The Journal went out on the streets of Grantham to ask people their views on Margaret Thatcher.
Opinions in the town are as diverse as anywhere in the country from those who loved her to those who came to dislike her. There are those who feel she came to neglect her town of birth and who never took an interest in it after leaving to go to university. There are others who believe she made Britain great again.
Grantham undertaker Robert Holland met Baroness Thatcher twice. He said: “I am a private businessman and so support all that she held good in private enterprise, but more than that I am a very proud Granthamian. We should be proud, irrespective of political views, that a daughter of the town became the first female Prime Minister in the western world.”
Jatek Kalinowski, 24, from Poland, has lived in Grantham for only four months, He said he knows about Baroness Thatcher but did not know she was born in the town.
He said: “She was the best Prime Minister in the world and very good for eveyone. We learned about her in school in Poland. I knew Isaac Newton was from Grantham but did not know Mrs Thatcher was from here. I was sad to hear of her death.”
Betty Newton, whose husband was a bus driver and shop steward, was not so complimentary. She said: “She wasn’t good for the town. Look at the state of it now and it carried on like this from her. It’s going donwhill. She was not interested in the town. She only came back once to sign her books.”
But Barbara Parker, of Grantham, said: “She was good for the town. She got to the highest position in politics you can. But then you can’t please everybody.”
Ann Cooling, of Barkston, said: “I remember the controversy over the milk when my children were at school in Barkston. We were not very happy about that.”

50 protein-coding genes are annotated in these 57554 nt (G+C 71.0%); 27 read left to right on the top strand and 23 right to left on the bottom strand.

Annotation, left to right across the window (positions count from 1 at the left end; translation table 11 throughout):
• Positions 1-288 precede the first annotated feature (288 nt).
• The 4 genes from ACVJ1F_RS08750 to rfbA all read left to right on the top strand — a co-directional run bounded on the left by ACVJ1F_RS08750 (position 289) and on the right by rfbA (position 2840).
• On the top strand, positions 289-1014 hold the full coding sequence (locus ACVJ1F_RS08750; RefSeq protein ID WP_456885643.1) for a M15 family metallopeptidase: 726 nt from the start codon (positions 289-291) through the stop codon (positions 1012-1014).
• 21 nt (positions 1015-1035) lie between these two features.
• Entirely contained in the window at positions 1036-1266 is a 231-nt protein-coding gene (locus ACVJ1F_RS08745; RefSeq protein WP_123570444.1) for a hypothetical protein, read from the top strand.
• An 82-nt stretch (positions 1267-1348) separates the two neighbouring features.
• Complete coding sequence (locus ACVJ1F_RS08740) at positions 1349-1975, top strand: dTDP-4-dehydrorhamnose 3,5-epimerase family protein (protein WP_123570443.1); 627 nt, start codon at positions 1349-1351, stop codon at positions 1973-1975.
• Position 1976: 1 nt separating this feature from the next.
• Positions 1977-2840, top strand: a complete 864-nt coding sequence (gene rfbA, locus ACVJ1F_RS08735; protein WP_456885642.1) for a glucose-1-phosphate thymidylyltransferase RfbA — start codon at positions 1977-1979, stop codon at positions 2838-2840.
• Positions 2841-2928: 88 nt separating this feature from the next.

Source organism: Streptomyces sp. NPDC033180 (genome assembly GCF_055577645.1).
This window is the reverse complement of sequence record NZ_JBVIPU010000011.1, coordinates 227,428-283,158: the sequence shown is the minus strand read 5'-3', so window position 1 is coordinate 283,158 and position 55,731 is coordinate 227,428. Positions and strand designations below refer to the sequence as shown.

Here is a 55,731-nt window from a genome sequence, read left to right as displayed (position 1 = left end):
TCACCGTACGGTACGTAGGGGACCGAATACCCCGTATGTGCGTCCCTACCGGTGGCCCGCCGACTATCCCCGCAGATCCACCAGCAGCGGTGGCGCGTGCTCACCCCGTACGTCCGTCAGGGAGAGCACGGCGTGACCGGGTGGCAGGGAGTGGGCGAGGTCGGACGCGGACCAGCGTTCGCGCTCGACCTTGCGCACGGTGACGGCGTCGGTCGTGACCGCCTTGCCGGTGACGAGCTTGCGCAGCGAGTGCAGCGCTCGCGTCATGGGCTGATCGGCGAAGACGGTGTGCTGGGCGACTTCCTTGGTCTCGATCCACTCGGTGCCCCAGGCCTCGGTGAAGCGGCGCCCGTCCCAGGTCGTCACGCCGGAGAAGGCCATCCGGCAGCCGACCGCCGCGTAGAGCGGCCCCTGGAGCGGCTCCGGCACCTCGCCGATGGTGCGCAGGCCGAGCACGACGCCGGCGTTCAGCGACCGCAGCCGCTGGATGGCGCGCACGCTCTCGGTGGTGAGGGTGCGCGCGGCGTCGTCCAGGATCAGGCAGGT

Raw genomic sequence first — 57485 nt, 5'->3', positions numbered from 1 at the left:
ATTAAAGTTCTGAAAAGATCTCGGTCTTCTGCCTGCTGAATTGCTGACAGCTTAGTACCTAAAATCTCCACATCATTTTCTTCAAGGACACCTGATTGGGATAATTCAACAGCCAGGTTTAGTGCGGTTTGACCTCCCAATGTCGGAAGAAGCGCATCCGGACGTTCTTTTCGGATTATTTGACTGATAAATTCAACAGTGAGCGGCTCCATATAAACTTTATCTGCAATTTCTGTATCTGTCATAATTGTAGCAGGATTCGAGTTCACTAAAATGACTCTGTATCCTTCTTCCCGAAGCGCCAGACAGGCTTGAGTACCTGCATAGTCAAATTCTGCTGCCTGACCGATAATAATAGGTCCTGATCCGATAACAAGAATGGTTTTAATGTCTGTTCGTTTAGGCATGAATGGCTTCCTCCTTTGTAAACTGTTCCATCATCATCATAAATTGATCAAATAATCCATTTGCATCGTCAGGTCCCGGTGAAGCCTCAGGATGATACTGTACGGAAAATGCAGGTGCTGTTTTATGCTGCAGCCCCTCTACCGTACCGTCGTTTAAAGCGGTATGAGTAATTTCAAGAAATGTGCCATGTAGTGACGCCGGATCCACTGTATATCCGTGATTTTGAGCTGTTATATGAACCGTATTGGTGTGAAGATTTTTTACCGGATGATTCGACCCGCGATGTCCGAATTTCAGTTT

William Ward, who was born and bred in Grantham, said the town would probably benefit more now following Baroness Thatcher’s death. He said: “She did an awful lot for the country. I do not think people appreciated her strengths as a politician. She was very straight forward. I think she was a marvellous woman. There should be a statue in the town for her for what she did.”
Grantham Museum chairman Helen Goral said plenty of people were visiting the museum to sign the book of condolence they have put there. She said: “She divided opinion in Grantham but she was an inspiration to a lot of people, especially women. I think a lot of women looked to her as someone who proved what women can achieve in a male-dominated environment.”
SKDC councillor Jeff Thompson said he left the Conservatives to become an independent councillor when Baroness Thatcher allowed council tenants to buy their homes. He said: “Council houses are built for those who do not want or cannot afford a mortgage. People are lowly paid in this district and that’s why they were built.”
He added: “I have always been a bit disappointed she did not come back to Grantham as much as she might.”